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Campus Women Lead

Winter 2009

Volume 37
Number 3

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Ashley Finley  
Ashley Finley
 

Women as Contingent Faculty: The Glass Wall
By Ashley Finley, assistant professor of sociology at Dickinson College and national evaluator for Bringing Theory to Practice, an independent project in partnership with AAC&U and funded by the Charles Engelhard Foundation

Women’s inability to consistently reach the same tenure and pay levels as men has provided strong evidence for the existence of a glass ceiling in higher education. But as many commentators have noted, the more compelling source of women’s inequality may more closely resemble a glass wall (Comer and Dollinger 1997). A disproportionate number of female faculty members currently reside in contingent positions, where they are effectively cut off from even the opportunity to seek tenure promotion and associated pay increases. As economic factors ensure that contingent faculty positions will continue to proliferate, women’s disproportionate share of these jobs has become a salient, if not central, source of professional limitation.    

 

 


Inger Bergom   Jean Waltman  
Inger Bergom
 
Jean Waltman
 

Satisfaction and Discontent: Voices of Non-Tenure-Track Faculty
By Inger Bergom, research assistant, and Jean Waltman, research specialist, University of Michigan Center for the Education of Women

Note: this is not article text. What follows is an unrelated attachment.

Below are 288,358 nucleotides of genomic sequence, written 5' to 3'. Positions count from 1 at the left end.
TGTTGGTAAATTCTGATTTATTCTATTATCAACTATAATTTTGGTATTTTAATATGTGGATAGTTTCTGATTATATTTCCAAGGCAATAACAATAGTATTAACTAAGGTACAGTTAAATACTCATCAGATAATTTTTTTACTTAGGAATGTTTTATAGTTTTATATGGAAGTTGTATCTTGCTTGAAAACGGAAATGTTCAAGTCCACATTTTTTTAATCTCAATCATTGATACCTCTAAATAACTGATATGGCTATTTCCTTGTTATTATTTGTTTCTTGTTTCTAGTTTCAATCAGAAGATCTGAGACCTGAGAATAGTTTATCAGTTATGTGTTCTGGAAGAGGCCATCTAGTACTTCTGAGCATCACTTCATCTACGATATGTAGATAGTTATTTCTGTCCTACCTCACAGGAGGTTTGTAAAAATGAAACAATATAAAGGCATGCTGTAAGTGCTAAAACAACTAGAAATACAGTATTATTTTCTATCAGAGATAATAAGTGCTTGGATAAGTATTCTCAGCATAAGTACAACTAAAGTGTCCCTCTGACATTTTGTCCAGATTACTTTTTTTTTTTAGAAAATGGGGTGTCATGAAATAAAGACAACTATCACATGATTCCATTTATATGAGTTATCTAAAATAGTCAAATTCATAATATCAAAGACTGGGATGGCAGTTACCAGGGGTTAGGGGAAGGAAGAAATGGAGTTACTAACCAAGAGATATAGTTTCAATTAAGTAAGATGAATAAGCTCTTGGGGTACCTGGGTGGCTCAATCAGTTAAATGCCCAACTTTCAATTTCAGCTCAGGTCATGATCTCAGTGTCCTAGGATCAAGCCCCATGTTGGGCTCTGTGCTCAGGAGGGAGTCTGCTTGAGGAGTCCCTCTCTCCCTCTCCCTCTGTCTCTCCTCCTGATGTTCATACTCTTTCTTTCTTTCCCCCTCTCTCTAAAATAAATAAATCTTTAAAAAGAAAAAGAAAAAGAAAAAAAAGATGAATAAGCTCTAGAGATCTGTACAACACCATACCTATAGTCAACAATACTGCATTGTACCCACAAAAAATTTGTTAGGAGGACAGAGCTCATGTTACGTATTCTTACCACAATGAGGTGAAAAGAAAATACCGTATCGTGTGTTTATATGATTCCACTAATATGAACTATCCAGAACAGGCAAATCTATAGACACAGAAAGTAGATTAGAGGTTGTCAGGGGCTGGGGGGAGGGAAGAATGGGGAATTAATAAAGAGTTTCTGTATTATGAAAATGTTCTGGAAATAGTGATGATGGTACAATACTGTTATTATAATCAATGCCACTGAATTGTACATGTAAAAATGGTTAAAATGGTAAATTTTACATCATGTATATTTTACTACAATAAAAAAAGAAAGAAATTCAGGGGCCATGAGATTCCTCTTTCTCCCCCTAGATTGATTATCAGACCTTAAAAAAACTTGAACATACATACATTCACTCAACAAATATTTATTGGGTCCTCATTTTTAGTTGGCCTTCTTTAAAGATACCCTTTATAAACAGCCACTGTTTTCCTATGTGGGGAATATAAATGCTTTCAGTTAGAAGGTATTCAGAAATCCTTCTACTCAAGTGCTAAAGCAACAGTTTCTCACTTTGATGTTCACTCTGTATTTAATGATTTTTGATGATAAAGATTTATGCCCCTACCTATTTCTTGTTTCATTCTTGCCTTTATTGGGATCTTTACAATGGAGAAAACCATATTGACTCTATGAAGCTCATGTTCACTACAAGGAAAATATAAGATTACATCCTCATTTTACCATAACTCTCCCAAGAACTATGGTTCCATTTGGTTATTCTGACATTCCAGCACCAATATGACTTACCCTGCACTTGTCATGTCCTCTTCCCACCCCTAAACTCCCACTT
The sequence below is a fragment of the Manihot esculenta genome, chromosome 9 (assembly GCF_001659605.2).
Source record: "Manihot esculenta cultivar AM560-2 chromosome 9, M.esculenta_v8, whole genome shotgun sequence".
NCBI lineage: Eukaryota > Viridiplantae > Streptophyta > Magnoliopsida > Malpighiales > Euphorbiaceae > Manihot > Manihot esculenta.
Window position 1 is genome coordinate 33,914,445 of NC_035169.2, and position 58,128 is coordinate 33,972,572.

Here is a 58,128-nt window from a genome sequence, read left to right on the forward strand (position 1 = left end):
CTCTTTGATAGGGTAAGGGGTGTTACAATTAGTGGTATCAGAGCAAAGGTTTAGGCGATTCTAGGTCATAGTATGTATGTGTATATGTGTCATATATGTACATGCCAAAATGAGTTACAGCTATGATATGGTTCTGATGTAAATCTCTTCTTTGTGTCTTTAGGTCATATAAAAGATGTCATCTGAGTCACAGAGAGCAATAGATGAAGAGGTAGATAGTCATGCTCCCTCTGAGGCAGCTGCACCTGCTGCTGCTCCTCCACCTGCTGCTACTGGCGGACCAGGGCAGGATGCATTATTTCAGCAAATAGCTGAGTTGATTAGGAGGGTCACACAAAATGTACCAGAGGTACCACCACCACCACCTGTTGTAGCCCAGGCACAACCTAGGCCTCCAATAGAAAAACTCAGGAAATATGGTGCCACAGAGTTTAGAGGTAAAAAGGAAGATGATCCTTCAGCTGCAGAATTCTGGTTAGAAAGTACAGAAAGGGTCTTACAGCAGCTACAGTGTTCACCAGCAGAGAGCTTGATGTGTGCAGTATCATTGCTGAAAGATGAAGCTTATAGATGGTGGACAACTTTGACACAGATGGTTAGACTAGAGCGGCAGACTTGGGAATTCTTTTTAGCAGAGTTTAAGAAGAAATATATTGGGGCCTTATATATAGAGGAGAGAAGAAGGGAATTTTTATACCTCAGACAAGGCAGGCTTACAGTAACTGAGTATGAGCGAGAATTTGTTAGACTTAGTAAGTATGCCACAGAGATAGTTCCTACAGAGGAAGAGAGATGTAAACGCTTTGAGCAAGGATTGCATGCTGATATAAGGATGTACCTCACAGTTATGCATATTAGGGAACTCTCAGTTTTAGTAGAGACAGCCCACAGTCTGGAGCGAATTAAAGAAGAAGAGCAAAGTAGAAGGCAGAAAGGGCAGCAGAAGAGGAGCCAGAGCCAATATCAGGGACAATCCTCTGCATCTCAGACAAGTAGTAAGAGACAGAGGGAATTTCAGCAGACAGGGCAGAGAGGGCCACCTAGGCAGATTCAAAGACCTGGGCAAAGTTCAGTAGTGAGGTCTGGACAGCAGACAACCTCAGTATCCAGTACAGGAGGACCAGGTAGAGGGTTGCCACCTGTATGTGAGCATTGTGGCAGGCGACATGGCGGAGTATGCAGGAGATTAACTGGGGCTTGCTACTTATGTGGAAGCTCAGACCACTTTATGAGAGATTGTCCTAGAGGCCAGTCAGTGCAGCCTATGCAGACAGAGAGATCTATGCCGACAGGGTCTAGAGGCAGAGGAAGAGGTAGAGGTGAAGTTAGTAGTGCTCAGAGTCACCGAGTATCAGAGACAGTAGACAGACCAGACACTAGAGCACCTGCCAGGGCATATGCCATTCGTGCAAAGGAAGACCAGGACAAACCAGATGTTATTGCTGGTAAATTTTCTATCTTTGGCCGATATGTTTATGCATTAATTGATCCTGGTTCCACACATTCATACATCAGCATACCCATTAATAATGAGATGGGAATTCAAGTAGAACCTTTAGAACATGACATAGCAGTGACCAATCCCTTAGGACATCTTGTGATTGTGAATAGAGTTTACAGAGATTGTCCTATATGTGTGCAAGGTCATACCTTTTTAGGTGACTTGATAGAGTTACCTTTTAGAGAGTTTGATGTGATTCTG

They go by a number of names: lecturers, instructors, adjuncts, part-timers, and contingent faculty, among others. Whatever they are called, non-tenure-track (NTT) faculty—who represent 48 percent of faculty at doctoral and research universities, and 68 percent at all U.S. degree-granting institutions (AAUP Contingent Faculty Index 2006)—are integral to academia. Higher education administrators value NTT faculty as high-quality, dedicated teachers who not only increase their departments’ flexibility “to meet short-term needs for special staffing and expertise” (American Federation of Teachers 2003), but also possess specialized skills, knowledge, and enthusiasm. As an administrator at a liberal arts college explained, “Our best new faculty are non-tenure track faculty. They are dynamic and committed, interested in professional development and institutional success” (Center for the Education of Women 2007).



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